Can I Visit Any Doctor I Want?

You will have to choose a doctor from the Traditional Panel of Physicians approved by your employer. Details of this panel should be placed in your workplace and in most cases, you will need to select one of the six doctors sitting in the said panel. The details of this panel should be easily accessible and are frequently posted inside breakrooms or common areas.

Will I Be Compensated If I Do Not Show Up for Work?

The state requires injured workers to receive at least two-thirds of their normal income and a weekly maximum of $675. However, these benefits are typically limited to those who cannot work due to an injury.

You may be eligible for up to $450 a week in additional compensation if you can return to part-time employment or a lower-paying job until you can return to full-time employment or your prior position. These two wage compensation advantages are only available for a limited period (up to 400 weeks or 350 weeks respectively.)

What If My Injury Makes It Impossible for Me to Return to Work or Earn the Same Wage in The Future?

Catastrophic and non-catastrophic are the two types of categories when it comes to workplace injuries.

When someone is injured on the job and cannot return to their old employment or a comparable job with equivalent pay, this is considered a catastrophic injury. Examples of catastrophic injuries include amputations, severe burns, blindness, paralysis, or traumatic brain or spine injuries.

There are more benefits available to individuals who are injured catastrophically and, in some instances, the benefits can extend much longer than for other types of injuries. Vocational retraining and rehabilitation are just a few of the additional benefits that are available when it comes to catastrophic injury victims.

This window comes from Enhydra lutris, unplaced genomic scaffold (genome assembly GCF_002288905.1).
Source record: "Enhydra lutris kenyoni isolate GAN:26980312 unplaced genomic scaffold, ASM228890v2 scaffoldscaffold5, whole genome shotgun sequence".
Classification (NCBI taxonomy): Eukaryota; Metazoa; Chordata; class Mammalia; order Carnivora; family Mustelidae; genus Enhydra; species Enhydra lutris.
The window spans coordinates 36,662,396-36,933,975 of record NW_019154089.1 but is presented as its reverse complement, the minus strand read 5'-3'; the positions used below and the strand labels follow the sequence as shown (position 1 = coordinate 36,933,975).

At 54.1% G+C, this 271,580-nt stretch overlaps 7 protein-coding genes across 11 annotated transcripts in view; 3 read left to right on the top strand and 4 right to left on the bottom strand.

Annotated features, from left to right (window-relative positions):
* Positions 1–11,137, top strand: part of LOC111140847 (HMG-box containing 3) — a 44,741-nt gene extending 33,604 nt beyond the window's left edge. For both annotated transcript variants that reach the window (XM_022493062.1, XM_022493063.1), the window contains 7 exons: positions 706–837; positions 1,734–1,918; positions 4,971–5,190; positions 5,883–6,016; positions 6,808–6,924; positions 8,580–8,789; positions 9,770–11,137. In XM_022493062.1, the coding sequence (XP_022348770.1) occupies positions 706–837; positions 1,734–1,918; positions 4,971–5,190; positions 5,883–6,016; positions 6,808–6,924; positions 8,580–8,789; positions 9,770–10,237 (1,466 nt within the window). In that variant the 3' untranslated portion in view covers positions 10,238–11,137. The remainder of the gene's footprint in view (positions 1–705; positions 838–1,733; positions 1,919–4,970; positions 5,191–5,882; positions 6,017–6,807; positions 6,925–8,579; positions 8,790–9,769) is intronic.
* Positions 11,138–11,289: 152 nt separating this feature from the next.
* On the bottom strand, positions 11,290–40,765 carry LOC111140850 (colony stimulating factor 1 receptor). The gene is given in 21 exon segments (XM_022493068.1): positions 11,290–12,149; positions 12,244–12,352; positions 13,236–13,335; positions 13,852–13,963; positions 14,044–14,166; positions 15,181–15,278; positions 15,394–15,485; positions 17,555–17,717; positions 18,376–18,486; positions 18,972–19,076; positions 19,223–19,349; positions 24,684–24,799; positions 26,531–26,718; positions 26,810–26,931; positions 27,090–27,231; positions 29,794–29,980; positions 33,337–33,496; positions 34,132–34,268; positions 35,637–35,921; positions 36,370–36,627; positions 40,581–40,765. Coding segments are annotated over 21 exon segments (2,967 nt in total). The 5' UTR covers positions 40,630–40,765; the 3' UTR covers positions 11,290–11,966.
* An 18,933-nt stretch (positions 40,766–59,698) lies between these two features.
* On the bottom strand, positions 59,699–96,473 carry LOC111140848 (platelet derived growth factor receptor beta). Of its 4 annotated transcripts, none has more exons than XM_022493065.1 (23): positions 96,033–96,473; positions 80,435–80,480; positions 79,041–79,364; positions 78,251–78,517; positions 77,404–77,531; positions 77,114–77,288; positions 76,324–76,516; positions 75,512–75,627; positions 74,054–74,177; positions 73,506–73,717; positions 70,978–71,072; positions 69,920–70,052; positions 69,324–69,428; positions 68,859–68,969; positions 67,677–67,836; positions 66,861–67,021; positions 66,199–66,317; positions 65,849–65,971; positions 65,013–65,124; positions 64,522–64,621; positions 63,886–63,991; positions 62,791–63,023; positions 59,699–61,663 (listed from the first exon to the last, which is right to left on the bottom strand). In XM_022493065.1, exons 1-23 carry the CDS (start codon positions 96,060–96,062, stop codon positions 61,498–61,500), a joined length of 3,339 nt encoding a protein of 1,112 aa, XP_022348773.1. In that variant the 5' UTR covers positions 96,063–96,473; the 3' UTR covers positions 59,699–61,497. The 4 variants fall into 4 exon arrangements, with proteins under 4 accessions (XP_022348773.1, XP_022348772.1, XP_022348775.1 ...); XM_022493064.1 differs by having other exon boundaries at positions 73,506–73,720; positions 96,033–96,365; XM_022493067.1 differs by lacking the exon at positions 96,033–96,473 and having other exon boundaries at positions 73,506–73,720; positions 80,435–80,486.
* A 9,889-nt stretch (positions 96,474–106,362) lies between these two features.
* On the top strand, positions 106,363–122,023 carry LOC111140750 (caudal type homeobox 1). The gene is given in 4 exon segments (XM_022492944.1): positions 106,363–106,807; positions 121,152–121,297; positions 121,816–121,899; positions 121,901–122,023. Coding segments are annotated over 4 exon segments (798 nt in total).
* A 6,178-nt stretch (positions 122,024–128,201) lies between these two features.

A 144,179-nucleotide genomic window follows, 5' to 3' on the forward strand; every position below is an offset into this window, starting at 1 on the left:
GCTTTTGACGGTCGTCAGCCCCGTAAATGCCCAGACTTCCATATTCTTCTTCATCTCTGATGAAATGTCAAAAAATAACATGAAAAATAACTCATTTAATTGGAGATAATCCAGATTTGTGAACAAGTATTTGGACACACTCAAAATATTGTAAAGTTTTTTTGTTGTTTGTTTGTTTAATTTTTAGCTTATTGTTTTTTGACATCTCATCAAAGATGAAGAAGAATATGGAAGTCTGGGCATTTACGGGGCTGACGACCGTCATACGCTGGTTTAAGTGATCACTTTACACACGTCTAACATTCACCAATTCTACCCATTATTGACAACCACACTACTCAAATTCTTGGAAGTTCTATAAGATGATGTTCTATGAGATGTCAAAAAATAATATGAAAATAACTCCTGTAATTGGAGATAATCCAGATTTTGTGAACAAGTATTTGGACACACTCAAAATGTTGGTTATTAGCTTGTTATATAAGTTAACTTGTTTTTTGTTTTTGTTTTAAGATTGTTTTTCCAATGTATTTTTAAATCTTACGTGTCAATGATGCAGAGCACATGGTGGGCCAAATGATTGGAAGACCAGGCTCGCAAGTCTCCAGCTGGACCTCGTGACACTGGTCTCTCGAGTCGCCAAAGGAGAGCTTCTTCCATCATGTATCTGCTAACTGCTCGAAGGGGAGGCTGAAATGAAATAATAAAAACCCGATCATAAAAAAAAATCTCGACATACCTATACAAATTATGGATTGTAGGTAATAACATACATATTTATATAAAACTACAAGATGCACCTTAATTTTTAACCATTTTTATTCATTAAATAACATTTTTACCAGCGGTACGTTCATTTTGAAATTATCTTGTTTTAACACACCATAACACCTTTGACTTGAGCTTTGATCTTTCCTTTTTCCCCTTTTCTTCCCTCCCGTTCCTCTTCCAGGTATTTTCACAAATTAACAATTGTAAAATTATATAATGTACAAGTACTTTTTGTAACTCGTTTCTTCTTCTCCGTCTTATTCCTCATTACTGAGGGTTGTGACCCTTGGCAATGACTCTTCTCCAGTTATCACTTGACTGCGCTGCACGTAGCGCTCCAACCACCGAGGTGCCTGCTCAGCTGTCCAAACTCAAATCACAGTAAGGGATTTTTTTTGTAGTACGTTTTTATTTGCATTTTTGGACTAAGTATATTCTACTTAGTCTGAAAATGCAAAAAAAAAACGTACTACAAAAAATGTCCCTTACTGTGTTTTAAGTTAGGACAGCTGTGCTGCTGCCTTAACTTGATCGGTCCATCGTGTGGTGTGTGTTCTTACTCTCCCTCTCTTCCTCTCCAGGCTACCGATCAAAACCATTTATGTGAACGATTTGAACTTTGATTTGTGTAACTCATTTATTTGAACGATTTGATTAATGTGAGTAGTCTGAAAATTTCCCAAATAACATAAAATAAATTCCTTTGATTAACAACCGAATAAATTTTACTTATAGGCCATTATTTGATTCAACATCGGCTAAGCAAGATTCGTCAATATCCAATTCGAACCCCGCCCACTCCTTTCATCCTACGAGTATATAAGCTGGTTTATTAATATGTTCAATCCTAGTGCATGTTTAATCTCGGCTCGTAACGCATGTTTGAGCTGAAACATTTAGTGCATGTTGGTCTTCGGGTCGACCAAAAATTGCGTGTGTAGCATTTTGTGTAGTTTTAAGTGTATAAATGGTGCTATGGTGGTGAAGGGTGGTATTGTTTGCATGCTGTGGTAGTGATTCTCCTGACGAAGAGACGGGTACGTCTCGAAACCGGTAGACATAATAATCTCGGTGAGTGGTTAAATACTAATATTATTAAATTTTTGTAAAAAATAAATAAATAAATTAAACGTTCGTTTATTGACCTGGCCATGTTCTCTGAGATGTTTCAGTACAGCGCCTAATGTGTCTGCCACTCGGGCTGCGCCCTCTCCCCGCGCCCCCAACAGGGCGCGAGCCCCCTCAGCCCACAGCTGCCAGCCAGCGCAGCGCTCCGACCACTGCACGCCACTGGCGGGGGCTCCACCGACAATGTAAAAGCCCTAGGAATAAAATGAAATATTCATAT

Increasing the ability of the injured party to obtain meaningful employment, in areas that pay comparable amounts, or assist them in returning to their previous occupations despite their impairments is the goal of this supplementary benefit. It is considered the ethical obligation of businesses to provide these to employees who suffer catastrophic injuries.

If these are not being provided to the injured worker, a personal injury lawyer in Georgia can be engaged to ensure the employee is provided the needful.

What Are the Death Benefits Provided by Workers’ Compensation?

Families of workers who die in a workplace accident are entitled to receive two-thirds of their weekly wages for 400 weeks, or until the $150,000 threshold is reached. Workers’ families may also be entitled to up to $7,500 for funeral and burial expenses. To receive the maximum death benefit, certain conditions must be met. A Georgia work injury lawyer can aid in obtaining these wages and benefits for the deceased worker’s family.

Contact a Georgia Work Injury Lawyer Today:

Workplace injuries occur on a daily basis and unfortunately, justice is not provided to every worker who goes through them. Consider calling a personal injury lawyer in Georgia for a free consultation if you find yourself in a scenario where your workplace injury claim has been dismissed unfairly.